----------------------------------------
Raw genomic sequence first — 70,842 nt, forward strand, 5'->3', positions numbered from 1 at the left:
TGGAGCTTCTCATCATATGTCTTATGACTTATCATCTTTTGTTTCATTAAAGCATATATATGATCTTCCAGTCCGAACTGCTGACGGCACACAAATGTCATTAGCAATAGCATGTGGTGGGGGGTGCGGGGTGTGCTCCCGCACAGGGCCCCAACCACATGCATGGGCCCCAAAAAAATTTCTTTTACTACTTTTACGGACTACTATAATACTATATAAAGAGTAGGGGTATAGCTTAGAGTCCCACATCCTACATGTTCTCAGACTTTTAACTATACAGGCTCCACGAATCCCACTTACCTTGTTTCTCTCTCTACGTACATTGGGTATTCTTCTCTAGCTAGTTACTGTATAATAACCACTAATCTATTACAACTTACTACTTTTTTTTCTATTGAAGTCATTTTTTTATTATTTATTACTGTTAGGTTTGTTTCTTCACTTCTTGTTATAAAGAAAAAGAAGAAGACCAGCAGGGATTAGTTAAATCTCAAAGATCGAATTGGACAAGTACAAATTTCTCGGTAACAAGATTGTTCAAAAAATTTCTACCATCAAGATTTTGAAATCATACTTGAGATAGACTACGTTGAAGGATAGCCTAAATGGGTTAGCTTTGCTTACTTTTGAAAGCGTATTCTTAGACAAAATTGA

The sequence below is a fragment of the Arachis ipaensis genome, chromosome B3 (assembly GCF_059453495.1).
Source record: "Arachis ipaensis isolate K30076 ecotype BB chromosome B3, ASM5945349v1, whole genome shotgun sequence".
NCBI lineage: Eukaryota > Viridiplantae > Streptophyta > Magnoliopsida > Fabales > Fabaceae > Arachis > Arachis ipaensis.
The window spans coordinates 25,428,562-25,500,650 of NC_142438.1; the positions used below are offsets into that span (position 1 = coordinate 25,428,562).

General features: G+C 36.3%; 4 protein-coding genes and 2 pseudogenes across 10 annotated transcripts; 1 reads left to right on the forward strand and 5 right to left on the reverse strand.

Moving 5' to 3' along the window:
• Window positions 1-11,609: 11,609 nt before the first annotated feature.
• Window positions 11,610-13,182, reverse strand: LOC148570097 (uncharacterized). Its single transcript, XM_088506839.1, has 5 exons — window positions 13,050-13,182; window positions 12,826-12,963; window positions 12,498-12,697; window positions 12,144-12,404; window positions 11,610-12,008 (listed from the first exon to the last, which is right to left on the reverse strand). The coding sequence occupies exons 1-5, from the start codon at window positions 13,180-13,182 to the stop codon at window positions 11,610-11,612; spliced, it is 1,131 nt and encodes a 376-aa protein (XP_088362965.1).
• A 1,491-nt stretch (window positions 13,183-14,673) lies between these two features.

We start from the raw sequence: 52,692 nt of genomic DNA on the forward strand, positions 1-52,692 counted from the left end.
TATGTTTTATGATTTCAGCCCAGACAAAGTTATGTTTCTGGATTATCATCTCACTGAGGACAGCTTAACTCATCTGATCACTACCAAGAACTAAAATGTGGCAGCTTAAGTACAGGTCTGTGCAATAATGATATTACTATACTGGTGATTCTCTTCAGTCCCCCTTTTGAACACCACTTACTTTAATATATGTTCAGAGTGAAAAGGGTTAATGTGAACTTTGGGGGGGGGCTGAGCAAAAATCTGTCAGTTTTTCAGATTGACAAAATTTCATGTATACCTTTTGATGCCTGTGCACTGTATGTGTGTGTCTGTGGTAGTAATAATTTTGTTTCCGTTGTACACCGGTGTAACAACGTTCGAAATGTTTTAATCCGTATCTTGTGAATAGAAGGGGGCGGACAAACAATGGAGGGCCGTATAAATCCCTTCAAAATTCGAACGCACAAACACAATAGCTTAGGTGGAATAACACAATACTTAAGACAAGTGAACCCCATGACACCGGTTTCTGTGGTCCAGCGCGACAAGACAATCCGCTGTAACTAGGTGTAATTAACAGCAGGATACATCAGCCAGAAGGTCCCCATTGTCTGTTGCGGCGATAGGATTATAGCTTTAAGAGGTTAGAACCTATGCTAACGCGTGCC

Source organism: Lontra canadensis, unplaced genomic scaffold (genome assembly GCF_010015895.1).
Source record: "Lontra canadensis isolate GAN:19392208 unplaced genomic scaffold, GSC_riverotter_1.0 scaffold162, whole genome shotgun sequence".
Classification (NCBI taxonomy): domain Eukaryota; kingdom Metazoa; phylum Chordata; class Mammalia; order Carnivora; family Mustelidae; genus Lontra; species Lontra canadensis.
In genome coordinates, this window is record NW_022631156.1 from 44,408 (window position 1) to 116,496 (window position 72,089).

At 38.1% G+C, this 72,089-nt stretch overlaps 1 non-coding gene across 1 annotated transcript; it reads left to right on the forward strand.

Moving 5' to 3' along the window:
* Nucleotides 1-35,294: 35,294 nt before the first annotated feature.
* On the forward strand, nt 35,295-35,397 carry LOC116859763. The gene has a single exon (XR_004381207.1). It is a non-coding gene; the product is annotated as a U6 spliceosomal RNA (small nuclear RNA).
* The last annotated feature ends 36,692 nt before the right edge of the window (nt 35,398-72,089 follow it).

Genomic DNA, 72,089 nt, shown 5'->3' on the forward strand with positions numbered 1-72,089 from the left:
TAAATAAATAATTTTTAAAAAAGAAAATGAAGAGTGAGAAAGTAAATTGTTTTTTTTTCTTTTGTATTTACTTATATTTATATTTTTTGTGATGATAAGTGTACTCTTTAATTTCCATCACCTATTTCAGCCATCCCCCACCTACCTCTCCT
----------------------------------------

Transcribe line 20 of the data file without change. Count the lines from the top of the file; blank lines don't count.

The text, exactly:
* Nucleotides 1-35,294: 35,294 nt before the first annotated feature.